BALTIMORE — Location-teaching status and region were linked to an increased length of stay and cost for infants hospitalized with bronchiolitis, recent data presented at the Pediatric Academic Societies Meeting indicated.
“Variation in resource utilization is a widespread problem for bronchiolitis, a leading cause of hospitalization of young children,” Alyssa H. Silver, MD, from the division of pediatric hospital medicine at Children’s Hospital at Montefiore, told Infectious Diseases in Children. “Our study utilized the 2012 Agency for Healthcare Research and Quality Healthcare Cost and the Utilization Project Kids’ Inpatient Database (KID), the only all-payer inpatient care database (which includes rural and nonteaching hospitals) for children in the United States.”
Alyssa H. Silver
The researchers performed a cross-sectional analysis of 61,425 hospital discharges of children aged younger than 2 years with bronchiolitis. Severity measures and cost-to-charge ratios data were combined.
Silver and colleagues used sampling design and discharge weights to evaluate the data. Length of stay (LOS) and cost was log transformed, due to non-normal distribution. In addition, multivariate linear regression with the antilog was performed.
“Nationally, LOS and cost were higher in urban teaching hospitals compared to rural hospitals by 14% and 17%, respectively, even when adjusted for other patient and hospital level factors, including APR-DRG severity scores and number of complex chronic conditions,” Silver said. “Surprisingly, while there is significant regional variation in LOS, cost was only significantly higher in the West (37%) compared to the Northeast.”
Results showed that 83.1% of patients were aged younger than 1 year at admission, 57.1% were male, 64.3% had Medicaid, 83.1% had no chronic conditions, and 64.3% were admitted to urban teaching hospitals. The mean LOS was 3.05 days (95% CI, 2.99-3.1), mean total charges were $16,384 (95% CI, 15,481-17,286), and average cost was $4,913 (95% CI, 4,638-5,186).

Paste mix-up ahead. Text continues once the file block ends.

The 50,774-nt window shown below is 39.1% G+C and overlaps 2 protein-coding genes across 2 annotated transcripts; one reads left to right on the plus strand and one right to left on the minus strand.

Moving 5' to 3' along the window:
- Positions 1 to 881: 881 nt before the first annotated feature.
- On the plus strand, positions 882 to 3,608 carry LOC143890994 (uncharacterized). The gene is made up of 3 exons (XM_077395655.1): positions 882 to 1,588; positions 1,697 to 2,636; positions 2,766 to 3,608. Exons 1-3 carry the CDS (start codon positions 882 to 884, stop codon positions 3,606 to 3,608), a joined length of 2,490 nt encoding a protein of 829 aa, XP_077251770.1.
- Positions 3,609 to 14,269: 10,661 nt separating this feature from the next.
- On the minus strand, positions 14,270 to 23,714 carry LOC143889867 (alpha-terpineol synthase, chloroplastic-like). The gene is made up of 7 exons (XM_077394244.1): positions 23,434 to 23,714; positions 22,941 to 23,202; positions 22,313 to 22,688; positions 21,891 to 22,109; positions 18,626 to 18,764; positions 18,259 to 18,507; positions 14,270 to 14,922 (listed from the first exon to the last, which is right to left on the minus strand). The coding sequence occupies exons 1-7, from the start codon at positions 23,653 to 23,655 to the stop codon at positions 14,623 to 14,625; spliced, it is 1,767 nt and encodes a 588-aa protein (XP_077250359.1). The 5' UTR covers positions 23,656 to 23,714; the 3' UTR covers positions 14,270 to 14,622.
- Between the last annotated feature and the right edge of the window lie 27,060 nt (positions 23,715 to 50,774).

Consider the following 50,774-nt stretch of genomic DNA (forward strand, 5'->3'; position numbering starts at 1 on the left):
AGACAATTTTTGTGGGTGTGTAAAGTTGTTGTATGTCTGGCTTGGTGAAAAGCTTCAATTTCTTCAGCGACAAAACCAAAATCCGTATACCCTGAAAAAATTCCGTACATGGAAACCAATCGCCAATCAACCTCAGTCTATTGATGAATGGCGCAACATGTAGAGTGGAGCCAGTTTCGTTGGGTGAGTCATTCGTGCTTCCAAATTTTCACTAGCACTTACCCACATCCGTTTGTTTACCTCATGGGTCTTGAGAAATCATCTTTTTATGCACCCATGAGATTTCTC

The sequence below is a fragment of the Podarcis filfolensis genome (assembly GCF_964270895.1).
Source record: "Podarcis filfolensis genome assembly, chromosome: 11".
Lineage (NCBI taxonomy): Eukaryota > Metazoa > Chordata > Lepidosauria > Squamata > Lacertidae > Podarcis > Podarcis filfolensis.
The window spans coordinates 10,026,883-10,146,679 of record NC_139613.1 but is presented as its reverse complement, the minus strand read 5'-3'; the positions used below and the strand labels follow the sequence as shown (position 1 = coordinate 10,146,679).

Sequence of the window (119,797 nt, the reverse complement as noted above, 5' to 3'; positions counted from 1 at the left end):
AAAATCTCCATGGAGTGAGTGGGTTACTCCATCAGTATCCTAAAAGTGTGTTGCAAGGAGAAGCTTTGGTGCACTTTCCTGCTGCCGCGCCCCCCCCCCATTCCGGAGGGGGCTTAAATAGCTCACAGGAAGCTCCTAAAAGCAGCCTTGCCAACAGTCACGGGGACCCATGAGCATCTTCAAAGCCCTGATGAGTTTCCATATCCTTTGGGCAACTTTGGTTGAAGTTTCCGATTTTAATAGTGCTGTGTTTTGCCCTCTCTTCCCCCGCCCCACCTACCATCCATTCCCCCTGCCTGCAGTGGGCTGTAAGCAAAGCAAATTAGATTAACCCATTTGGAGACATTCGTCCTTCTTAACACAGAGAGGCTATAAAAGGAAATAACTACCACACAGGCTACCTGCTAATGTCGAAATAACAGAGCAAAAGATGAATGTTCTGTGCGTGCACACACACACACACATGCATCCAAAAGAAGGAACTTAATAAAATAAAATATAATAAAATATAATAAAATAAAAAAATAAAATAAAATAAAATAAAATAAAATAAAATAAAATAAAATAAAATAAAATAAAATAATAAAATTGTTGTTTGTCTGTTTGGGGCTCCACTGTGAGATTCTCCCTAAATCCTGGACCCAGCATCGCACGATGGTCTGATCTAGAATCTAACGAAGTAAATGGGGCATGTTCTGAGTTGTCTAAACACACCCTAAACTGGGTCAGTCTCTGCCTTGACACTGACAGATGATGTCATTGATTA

“Possible explanations for these findings include teaching hospitals performing more testing for academic purposes, trainees waiting longer to discharge patients, or the severity of illness not being accounted for in coding data,” Silver said. “Despite the existence of guidelines, significant variation in resource utilization for inpatient bronchiolitis still exists. Identification of hospital-level factors associated with variation may help target dissemination of guidelines, practice parameters or organizational changes aiming to uniformly deliver high-quality care for children hospitalized with bronchiolitis.” – by Alaina Tedesco
Silver AH, et al. Abstract 1487.310. Presented at: Pediatric Academic Societies Meeting; April 30-May 3, 2016; Baltimore.
Disclosure: The researchers report no relevant financial disclosures.